Face coverings discrimination rife

We are inundated by an avalanche of enquiries from people discriminated against for being unable to wear face coverings.  Please bear with us while we work through the back-log. 

Many of the incidents are harrowing and frightening and suggest deeply disablist attitudes are rife in society.  The current situation has sinister historical parallels.  Many people appear to believe that putting on a face covering makes them superior whereas those unable to wear one are inferior to them.

The following may help.

The reason for the Government's face coverings exemption policy is to ensure compliance with anti-discrimination legislation.  The Government is clear that "the rules" do not require everyone to wear face coverings: https://www.gov.uk/government/news/disabled-people-exempt-from-wearing-face-coverings-under-new-government-guidance .

Here is a template letter you may find helpful.  It is only suitable for England and Wales but could be adapted.  Please note the Equality Act 2010 does not apply in Northern Ireland but there is the Disability Discrimination Act 1995 instead. 

Please also note there are no county courts in Scotland but there are sheriff courts instead.

More information can be obtained from:



Please bear in mind there is usually a six month time limit to make a discrimination claim.

There is a chance you may be insured with legal cover - for example your household policy or trade union membership, so please do check. 

Please also be aware that, if you pursue your case to court, there could be a costs risk to you if your case is not allocated to the small claims track and/or the Defendant convinces the court you shouldn't have brought the case.  Organisations can be very aggressive defending disability discrimination claims even though the only way to enforce equality legislation is to take your case to court.  Officially the courts are open and accessible to disabled litigants but it does not necessarily feel like that.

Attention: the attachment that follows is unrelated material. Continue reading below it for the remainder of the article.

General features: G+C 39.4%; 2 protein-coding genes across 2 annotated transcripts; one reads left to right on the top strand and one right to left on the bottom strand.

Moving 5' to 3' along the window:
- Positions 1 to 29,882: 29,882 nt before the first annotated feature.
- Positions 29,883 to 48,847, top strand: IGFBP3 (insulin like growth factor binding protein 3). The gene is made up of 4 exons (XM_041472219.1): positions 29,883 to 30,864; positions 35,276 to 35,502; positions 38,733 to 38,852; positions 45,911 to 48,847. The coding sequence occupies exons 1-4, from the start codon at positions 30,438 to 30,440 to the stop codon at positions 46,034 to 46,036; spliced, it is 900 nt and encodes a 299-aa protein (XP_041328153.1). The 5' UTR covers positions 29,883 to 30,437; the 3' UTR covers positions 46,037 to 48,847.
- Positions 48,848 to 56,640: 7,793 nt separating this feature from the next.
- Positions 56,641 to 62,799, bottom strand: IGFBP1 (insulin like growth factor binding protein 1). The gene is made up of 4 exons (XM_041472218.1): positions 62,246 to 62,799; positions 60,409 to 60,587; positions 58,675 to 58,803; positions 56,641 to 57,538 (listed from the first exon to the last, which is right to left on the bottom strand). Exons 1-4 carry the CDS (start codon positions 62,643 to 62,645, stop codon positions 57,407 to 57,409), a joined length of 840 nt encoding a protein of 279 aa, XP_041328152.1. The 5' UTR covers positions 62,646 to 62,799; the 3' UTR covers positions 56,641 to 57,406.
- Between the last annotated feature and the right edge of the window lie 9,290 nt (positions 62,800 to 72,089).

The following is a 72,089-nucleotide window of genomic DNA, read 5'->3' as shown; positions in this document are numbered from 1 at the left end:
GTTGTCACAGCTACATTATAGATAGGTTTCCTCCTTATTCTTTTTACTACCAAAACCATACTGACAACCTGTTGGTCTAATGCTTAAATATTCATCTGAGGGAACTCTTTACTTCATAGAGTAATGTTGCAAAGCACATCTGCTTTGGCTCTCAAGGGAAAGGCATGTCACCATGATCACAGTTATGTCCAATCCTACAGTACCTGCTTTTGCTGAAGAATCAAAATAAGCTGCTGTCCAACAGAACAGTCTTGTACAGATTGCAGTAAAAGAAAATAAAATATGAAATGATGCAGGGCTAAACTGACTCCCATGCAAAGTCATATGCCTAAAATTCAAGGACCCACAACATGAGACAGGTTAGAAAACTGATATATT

This website contains useful information about discrimination claims: https://www.stammeringlaw.org.uk .

First face mask discrimination case nets £7,000

A disabled woman assisted by Kester Disability Rights has been paid £7,000 in compensation by a service provider who refused her access to a service because she was unable to wear a face mask.

The pay-out was achieved through negotiation as there was no dispute that access had been denied, or that the Claimant had a disability exemption.  The only thing to be agreed was the amount of compensation, not whether it was due or not. 

Refusing access to people unable to wear face coverings due to disability is direct discrimination - no different to denying access to a black or gay person for example.

Disabled people are now routinely harassed in public for not wearing face coverings - frequently given the impression that confidential medical information must be publicly disclosed to justify exemption.  The fact that shops and hospitality businesses routinely display "no mask no entry" signs shows how deeply disablist attitudes are embedded in society.  If premises displayed "no blacks" or "no gays" notices there would be outrage.

Fortunately the official Government position does not endorse any of this as nobody exempt from wearing a mask is expected to go around justifying themselves.  Saying "I'm exempt" is enough.  If the response to that can be proved to be discriminatory then compensation is due.